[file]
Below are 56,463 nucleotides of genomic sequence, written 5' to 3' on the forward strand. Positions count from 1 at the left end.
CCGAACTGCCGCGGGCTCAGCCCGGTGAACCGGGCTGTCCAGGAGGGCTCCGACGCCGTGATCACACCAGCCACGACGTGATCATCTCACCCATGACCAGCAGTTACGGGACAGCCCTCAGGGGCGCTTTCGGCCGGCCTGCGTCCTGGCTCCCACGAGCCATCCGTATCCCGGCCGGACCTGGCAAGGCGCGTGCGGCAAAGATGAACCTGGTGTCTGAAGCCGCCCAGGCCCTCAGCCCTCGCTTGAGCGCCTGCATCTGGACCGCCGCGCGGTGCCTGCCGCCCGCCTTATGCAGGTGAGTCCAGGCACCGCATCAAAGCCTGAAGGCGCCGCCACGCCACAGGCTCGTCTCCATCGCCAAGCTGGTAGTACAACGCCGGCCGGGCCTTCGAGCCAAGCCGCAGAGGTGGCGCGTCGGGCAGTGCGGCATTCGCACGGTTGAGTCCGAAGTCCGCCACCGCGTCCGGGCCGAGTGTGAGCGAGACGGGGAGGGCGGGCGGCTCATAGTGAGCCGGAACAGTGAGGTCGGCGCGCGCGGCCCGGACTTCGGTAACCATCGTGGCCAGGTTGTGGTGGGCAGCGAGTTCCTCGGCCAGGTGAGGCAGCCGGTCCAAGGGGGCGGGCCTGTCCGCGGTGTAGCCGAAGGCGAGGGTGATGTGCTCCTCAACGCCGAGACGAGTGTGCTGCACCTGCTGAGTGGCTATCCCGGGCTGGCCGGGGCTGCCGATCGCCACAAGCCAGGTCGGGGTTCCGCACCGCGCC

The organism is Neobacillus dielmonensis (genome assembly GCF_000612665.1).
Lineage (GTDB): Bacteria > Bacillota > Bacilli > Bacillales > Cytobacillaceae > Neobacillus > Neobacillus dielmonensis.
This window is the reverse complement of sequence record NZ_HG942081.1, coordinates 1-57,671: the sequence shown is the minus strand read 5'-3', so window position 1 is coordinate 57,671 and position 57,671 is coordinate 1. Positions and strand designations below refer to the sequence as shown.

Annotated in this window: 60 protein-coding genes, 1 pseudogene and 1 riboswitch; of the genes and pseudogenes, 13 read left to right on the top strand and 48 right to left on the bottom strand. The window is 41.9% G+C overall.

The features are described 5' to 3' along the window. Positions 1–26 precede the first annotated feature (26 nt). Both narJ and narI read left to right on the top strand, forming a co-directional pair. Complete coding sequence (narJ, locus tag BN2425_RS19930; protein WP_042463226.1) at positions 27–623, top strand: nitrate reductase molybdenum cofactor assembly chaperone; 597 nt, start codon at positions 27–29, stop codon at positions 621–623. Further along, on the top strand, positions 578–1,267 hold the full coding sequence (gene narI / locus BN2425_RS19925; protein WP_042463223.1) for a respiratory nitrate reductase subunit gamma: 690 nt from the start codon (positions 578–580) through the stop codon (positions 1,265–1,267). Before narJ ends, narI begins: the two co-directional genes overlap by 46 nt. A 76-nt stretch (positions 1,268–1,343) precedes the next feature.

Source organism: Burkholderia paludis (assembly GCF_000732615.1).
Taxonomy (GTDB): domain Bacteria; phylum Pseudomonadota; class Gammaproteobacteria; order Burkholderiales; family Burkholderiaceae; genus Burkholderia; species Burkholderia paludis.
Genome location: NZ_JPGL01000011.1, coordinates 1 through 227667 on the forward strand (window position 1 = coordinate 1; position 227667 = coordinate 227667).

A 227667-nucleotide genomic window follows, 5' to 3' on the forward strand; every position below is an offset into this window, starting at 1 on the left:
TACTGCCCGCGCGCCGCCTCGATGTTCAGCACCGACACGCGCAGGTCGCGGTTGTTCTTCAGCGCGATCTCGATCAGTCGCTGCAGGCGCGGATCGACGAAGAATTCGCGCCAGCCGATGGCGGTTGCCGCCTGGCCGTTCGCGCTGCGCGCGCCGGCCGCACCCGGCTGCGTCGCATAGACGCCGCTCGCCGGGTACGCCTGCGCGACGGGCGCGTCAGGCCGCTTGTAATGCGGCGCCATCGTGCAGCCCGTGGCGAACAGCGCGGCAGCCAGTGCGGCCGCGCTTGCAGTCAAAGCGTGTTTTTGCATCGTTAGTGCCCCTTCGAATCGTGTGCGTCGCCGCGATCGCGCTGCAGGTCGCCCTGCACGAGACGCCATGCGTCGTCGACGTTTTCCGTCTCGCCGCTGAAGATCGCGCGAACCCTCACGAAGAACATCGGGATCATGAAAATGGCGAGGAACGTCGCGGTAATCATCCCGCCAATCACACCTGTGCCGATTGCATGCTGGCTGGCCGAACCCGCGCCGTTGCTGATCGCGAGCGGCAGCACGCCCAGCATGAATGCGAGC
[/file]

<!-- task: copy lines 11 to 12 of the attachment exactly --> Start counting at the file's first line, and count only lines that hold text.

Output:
A 227667-nucleotide genomic window follows, 5' to 3' on the forward strand; every position below is an offset into this window, starting at 1 on the left:
TACTGCCCGCGCGCCGCCTCGATGTTCAGCACCGACACGCGCAGGTCGCGGTTGTTCTTCAGCGCGATCTCGATCAGTCGCTGCAGGCGCGGATCGACGAAGAATTCGCGCCAGCCGATGGCGGTTGCCGCCTGGCCGTTCGCGCTGCGCGCGCCGGCCGCACCCGGCTGCGTCGCATAGACGCCGCTCGCCGGGTACGCCTGCGCGACGGGCGCGTCAGGCCGCTTGTAATGCGGCGCCATCGTGCAGCCCGTGGCGAACAGCGCGGCAGCCAGTGCGGCCGCGCTTGCAGTCAAAGCGTGTTTTTGCATCGTTAGTGCCCCTTCGAATCGTGTGCGTCGCCGCGATCGCGCTGCAGGTCGCCCTGCACGAGACGCCATGCGTCGTCGACGTTTTCCGTCTCGCCGCTGAAGATCGCGCGAACCCTCACGAAGAACATCGGGATCATGAAAATGGCGAGGAACGTCGCGGTAATCATCCCGCCAATCACACCTGTGCCGATTGCATGCTGGCTGGCCGAACCCGCGCCGTTGCTGATCGCGAGCGGCAGCACGCCCAGCATGAATGCGAGC